Op-Ed: Why Los Angeles should start a public bank

Clouds move over the Los Angeles skyline Tuesday morning on Feb. 27.
(Al Seib / Los Angeles Times)
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With all that’s at stake in the midterm elections, Los Angeles voters would be forgiven for overlooking Charter Amendment B, a referendum that would amend the city charter to conform with an ordinance the City Council enacted earlier this year.

But Charter Amendment B is no municipal snoozer. It proposes the most fundamental change to our economic system that Angelenos have ever had the opportunity to vote on. The amendment would allow for the creation of a Bank of Los Angeles: a public bank to be operated by and for the city.

Currently, when L.A. collects tax revenue, that revenue does not immediately flow back out to pay city employees. Instead, the revenue is deposited into one of several mega-banks, to be withdrawn when the city needs the funds. This spring, the city’s portfolio came to $9.5 billion. We’re not talking chicken feed.


L.A. has already withdrawn its funds from Wells Fargo, whose steady stream of abusive and fraudulent practices compelled the bank to pay billions in fines in recent years. But the alternatives — the other Wall Street behemoths that brought us the 2008 crash and saddled us with the Great Recession — also have a deference to shareholders and commitment to bonuses that exceed any interest they may have for the well-being of L.A.

The amendment would allow for the creation of a Bank of Los Angeles: a public bank to be operated by and for the city.

Last year, a group of concerned Angelenos who’d formed an advocacy organization, Public Bank LA, began talking to the City Council about establishing a municipal bank. They pointed to North Dakota, which since 1919 has had a state-owned bank that is used to make loans to businesses and farms.

No out-of-state loans, no crazy debt swaps, no bets on Tesla futures — just solid investments in North Dakota’s economy. As a result of its public bank, North Dakota has the highest lending per capita of any state. Just as important, the state bank turned a profit for every one of the past 14 years, a claim Wall Street’s giants can’t make.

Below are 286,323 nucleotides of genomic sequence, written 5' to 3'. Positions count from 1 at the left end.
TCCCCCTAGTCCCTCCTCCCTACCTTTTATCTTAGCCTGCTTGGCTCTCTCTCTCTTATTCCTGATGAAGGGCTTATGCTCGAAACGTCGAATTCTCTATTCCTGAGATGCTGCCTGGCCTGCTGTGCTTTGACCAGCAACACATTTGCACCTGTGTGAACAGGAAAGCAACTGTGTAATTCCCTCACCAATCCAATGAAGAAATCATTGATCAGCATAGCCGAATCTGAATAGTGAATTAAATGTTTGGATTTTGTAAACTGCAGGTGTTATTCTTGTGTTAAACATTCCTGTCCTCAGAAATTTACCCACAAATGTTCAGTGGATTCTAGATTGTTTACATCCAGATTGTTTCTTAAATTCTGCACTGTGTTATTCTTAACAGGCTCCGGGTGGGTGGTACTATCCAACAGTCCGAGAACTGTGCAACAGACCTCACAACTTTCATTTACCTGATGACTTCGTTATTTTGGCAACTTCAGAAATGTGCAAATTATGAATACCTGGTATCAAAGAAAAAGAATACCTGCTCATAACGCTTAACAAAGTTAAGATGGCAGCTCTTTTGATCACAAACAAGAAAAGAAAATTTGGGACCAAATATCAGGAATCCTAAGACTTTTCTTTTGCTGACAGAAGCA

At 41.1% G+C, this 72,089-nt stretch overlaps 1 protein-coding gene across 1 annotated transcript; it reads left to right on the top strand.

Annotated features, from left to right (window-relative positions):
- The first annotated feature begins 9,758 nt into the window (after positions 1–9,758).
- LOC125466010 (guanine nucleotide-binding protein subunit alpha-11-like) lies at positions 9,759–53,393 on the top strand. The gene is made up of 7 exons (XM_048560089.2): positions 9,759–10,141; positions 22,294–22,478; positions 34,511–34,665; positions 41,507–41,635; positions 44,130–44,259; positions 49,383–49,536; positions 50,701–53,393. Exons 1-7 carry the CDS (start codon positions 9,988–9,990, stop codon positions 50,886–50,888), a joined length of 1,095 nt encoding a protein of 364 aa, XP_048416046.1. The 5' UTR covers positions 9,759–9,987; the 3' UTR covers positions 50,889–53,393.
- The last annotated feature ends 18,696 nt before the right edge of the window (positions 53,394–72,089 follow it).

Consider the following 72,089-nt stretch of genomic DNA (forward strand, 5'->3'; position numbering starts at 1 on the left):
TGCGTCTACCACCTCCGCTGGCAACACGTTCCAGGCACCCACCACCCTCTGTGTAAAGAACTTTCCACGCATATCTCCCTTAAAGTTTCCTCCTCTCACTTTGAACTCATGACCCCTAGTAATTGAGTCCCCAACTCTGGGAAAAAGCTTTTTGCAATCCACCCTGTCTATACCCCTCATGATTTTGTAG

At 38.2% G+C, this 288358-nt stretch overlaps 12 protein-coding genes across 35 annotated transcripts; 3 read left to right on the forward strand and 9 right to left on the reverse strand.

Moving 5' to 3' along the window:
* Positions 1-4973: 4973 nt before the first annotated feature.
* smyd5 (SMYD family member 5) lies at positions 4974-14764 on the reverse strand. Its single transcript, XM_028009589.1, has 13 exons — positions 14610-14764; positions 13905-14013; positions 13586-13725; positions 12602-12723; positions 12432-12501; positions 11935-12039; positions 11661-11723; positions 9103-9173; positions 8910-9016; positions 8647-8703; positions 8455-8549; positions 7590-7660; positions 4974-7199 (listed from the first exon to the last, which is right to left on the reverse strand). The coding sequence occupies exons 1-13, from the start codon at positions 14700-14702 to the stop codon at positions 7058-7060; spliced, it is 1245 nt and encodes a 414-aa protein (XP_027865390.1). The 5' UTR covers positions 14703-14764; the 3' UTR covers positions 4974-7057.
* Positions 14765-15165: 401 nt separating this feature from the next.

Public Bank LA also pointed to the example set by Germany, where more than 400 municipal savings banks, staffed by professionals but under the control of local governments, have significantly bolstered that nation’s economy.

Prohibited by law from making out-of-town investments, these local banks, into which most Germans regularly deposit their paychecks, have funded the country’s fabled Mittelstand, the small- and medium-size manufacturers that are the backbone of the German economy. Municipal banks have enabled Germany to preserve and upgrade its manufacturing sector and maintain a lot more of its middle class than we have.


By contrast, our giant banks have been leading proponents of offshoring manufacturing, rewarding their shareholders and deal-makers at the expense of domestic investment and worker wages.

Given Wall Street’s role in creating a recession that gutted the economy and ruined the lives of millions of Americans, it’s not surprising that a number of cities across the county, and even several states, are now considering establishing publicly controlled banks.

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Democrat Phil Murphy was elected governor of New Jersey last year on a platform that included establishing a state bank. And groups in six California cities have joined with Public Bank LA to form the California Public Banking Alliance.

One does not generally think of the L.A. City Council as the vanguard of a movement for a more democratic economy, but earlier this year it voted unanimously to establish a city bank. Now voters will decide whether to let that ordinance come into effect.

Critics have complained that the path to establishing a city bank will be long, with many hurdles to clear. It will require legislation — in Sacramento and possibly in Washington as well — and a sufficient level of capital, insurance and collateral.


But any new public enterprise is likely to encounter such obstacles. Newness has been California’s stock in trade since its founding, and when accompanied by talent and judgment, innovation has produced many of the state’s signature enterprises.

No serious look at L.A.’s housing supply or its small-business climate would give anyone the impression that our existing mega-banks are interested in making the city great again. That will require a dedicated commitment to local investment. One clear way to help that happen is to vote “yes” on Measure B.

Harold Meyerson is executive editor of the American Prospect. He is a contributing writer to Opinion.

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